Will Electronics and NSI Video Surveillance Partnership Making a Difference in St. Louis

The Midwest city and surrounding areas have received much attention recently for crime, policing issues and civil unrest. Discover how Will Electronics has teamed with a local organization for a video solution that is making a difference.

Has this undertaking been publicized or are you trying to be more discreet?

WHYTE: I go to many public meetings every month, so during the planning process, installation and since I have taken every opportunity I can to promote what we’ve done and what we’re doing.

It has received plenty of local media attention, particularly our successes with the camera project. We haven’t gone into the specifics about precisely where every one of our cameras is located. But we are publicly funded with tax dollars, so we’re very open and above board on how
we’re spending taxpayers’ money.

I participated in a panel discussion on one of our local Channel 9 programs with local police chiefs, other security folks in the city and members of the ACLU, who we invited to our office. We provided them with a litany of documents, everything we had on our camera project.

They did a whitepaper on it and gave us very good reviews about how it was funded, how it was built, how it’s been managed, who has access to it, things like that.

They were very complimentary of how our system has been designed, implemented and is now being run.

will electronics installing

Founded in 1955, Will Electronics delivers video and access control solutions to 400 clients. The firm offers system design, engineering and installation services, and also has 70 monitored accounts.

Could you give me some deeper details on the specifics of the system itself?

DARRELL BUFFINGTON: When we started out, I believe 17 sites were going to be installed to complete the whole system. Jim’s office, which we call the headend, has the main enterprise-class Genetec system and also three cameras on his building.

We also brought the older cameras through the wireless system into that location. We repurposed those cameras and brought them right back into the Genetec platform with no issues.

We used Panasonic across the board with multiple cameras across all 17 locations, and deployed Genetec SV16 server-style recording units in each spot to ensure if the Internet connection goes down those cameras remain recording as the data resides onsite.

At each location the camera is hardwired back to a cabinet through a switch and then goes over the Internet, which Charter Communications facilitated, for remote viewing. Through the Genetec platform, we federated the cameras back into the headend where Jim can view everything as one big system.

That also allows the NSI to share that video with the St. Louis Police Department’s Real-Time Crime Center. So it’s kind of a multistep process. He federates them in from each location to his main system, and then the Real Time Crime Center sees his enterprise- class system that also allows them to see all the remote locations.

Genetec allows that kind of accessibility for different entities and it allows you also to determine what each entity can see.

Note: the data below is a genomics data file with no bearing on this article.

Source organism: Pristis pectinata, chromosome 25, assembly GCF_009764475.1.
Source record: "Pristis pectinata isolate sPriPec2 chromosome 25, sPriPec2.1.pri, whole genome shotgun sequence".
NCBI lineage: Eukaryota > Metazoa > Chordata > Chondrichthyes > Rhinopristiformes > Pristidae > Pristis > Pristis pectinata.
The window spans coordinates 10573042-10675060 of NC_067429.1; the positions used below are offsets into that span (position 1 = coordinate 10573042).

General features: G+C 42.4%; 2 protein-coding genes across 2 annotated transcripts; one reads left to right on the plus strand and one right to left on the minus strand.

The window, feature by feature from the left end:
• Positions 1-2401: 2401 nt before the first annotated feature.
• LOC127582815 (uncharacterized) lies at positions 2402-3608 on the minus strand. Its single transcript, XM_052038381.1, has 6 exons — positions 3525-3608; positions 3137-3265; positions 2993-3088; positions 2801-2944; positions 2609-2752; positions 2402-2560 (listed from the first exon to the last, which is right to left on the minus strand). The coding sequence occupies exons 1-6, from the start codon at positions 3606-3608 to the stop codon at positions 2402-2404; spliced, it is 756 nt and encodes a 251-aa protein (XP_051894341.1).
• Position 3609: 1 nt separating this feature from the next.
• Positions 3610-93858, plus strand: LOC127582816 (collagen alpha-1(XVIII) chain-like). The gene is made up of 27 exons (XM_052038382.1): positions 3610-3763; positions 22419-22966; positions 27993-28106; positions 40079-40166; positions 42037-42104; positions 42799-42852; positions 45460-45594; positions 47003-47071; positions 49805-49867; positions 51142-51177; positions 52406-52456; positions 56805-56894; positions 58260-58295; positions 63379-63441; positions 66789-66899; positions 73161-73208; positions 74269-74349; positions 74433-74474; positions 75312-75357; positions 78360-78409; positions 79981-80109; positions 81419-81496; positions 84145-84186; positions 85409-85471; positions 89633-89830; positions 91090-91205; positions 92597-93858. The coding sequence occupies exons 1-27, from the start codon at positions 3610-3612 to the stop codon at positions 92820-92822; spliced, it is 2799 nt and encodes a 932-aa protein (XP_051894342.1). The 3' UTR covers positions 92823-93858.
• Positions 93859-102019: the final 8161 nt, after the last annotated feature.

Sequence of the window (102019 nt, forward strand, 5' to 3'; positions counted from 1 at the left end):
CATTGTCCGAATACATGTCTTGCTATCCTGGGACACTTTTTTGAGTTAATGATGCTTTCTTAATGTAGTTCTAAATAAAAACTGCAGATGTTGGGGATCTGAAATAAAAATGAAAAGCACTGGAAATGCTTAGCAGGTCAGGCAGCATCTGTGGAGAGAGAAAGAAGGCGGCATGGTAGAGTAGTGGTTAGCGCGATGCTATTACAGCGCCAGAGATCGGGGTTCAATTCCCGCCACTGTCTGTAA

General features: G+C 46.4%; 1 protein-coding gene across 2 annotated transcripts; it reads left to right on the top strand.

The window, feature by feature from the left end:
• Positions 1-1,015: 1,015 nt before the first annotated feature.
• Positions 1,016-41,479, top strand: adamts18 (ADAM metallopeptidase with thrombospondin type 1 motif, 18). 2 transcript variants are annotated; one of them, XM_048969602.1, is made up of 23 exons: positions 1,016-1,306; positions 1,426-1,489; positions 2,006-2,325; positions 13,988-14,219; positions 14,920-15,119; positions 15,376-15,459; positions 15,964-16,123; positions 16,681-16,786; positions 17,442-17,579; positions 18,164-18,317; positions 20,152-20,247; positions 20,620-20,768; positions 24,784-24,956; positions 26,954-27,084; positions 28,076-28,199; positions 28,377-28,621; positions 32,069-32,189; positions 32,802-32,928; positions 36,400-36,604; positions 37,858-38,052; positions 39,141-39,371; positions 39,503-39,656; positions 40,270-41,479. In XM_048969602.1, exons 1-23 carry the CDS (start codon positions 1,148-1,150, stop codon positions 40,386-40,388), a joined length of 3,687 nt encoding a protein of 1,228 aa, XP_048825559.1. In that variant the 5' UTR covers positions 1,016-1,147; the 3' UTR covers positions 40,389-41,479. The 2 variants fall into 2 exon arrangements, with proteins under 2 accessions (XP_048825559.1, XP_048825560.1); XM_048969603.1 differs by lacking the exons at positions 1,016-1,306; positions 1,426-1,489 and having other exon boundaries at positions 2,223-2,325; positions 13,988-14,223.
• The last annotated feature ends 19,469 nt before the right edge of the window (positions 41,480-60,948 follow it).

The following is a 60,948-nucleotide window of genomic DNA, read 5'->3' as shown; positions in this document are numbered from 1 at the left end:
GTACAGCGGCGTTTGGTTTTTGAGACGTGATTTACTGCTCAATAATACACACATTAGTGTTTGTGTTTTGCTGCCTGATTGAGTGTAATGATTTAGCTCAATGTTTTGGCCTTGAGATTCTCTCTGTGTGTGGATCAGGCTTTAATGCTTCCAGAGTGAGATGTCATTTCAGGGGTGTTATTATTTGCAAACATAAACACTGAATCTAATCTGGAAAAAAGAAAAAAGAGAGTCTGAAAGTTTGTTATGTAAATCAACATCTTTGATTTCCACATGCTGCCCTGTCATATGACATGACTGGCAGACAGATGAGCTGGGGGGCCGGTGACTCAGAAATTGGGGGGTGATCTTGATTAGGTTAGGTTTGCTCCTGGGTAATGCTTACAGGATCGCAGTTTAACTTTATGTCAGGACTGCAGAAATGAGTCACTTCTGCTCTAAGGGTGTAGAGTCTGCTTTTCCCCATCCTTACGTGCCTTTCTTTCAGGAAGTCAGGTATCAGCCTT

What types of cameras are they and how much storage is there?

BUFFINGTON: There are around 80 3-megapixel, vandal-proof cameras. There were some existing pan/tilt/zooms and other legacy systems we brought in but everything we installed were fixed cameras with varifocal lenses we aimed and focused where desired.

Each local recording device has a 1TB drive in it. We do continuous recording on them at 15 frames per second. Depending on how many cameras are at each location, many sites are getting 30 days of footage. These are busy areas and so they need to be recording all the time.

What were the biggest challenges you faced and how were they dealt with?

BUFFINGTON: It’s a very historic area of St. Louis with a lot of old buildings made out of stone and brick. So we had to be really careful during the installation not to damage the buildings.

A lot of it was just finding your wire routes and paths, and deciding where the headend was going to go in order to get the infrastructure to that location. It involved limiting the amount of conduit outside, limiting the amount of stuff that is not natural to the facilities.

Jim did an excellent job getting in touch with all the owners prior and so every building we worked at they were more than happy to have us there, to show us around, give us access and have these cameras. None of them ever complained about how things looked or anything like that.

It was also amazing how many people also walked by or live in that area were excited to see cameras going up. They were very receptive to having this camera system put into their neighborhood.

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What about lighting? I would think that could pose a challenge.

BUFFINGTON: There were situations where lighting was an issue, particularly in alleyways and the like. With a lot of the Panasonic cameras after installation we would watch it for a while, and then make setting changes inside them to optimize the lighting sensitivity.

In some instances, we would force the day/night mode into the nighttime mode, but color at all times. We’ve had a few issues with reflections of light in the cameras, showing reflections in the domes and things due to height, style of lighting and locations.